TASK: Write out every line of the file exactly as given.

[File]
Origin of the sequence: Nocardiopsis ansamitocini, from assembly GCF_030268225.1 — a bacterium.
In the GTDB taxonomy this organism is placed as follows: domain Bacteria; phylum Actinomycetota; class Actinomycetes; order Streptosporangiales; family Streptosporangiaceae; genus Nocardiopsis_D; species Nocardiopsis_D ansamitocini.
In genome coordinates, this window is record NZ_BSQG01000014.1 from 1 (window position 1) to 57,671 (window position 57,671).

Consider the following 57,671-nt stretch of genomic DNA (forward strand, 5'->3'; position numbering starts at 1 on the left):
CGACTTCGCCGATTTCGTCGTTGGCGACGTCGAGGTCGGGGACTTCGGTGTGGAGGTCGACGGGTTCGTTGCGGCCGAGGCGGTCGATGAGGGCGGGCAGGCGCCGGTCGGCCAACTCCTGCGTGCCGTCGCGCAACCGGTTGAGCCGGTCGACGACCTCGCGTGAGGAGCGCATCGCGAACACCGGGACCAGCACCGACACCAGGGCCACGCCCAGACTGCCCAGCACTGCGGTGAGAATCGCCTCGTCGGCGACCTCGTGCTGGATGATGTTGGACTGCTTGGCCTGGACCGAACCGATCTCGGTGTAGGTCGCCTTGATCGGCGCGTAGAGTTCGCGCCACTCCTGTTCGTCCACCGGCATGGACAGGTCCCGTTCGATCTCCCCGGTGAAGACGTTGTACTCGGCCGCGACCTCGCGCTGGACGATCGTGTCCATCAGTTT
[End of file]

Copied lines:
Origin of the sequence: Nocardiopsis ansamitocini, from assembly GCF_030268225.1 — a bacterium.
In the GTDB taxonomy this organism is placed as follows: domain Bacteria; phylum Actinomycetota; class Actinomycetes; order Streptosporangiales; family Streptosporangiaceae; genus Nocardiopsis_D; species Nocardiopsis_D ansamitocini.
In genome coordinates, this window is record NZ_BSQG01000014.1 from 1 (window position 1) to 57,671 (window position 57,671).

Consider the following 57,671-nt stretch of genomic DNA (forward strand, 5'->3'; position numbering starts at 1 on the left):
CGACTTCGCCGATTTCGTCGTTGGCGACGTCGAGGTCGGGGACTTCGGTGTGGAGGTCGACGGGTTCGTTGCGGCCGAGGCGGTCGATGAGGGCGGGCAGGCGCCGGTCGGCCAACTCCTGCGTGCCGTCGCGCAACCGGTTGAGCCGGTCGACGACCTCGCGTGAGGAGCGCATCGCGAACACCGGGACCAGCACCGACACCAGGGCCACGCCCAGACTGCCCAGCACTGCGGTGAGAATCGCCTCGTCGGCGACCTCGTGCTGGATGATGTTGGACTGCTTGGCCTGGACCGAACCGATCTCGGTGTAGGTCGCCTTGATCGGCGCGTAGAGTTCGCGCCACTCCTGTTCGTCCACCGGCATGGACAGGTCCCGTTCGATCTCCCCGGTGAAGACGTTGTACTCGGCCGCGACCTCGCGCTGGACGATCGTGTCCATCAGTTT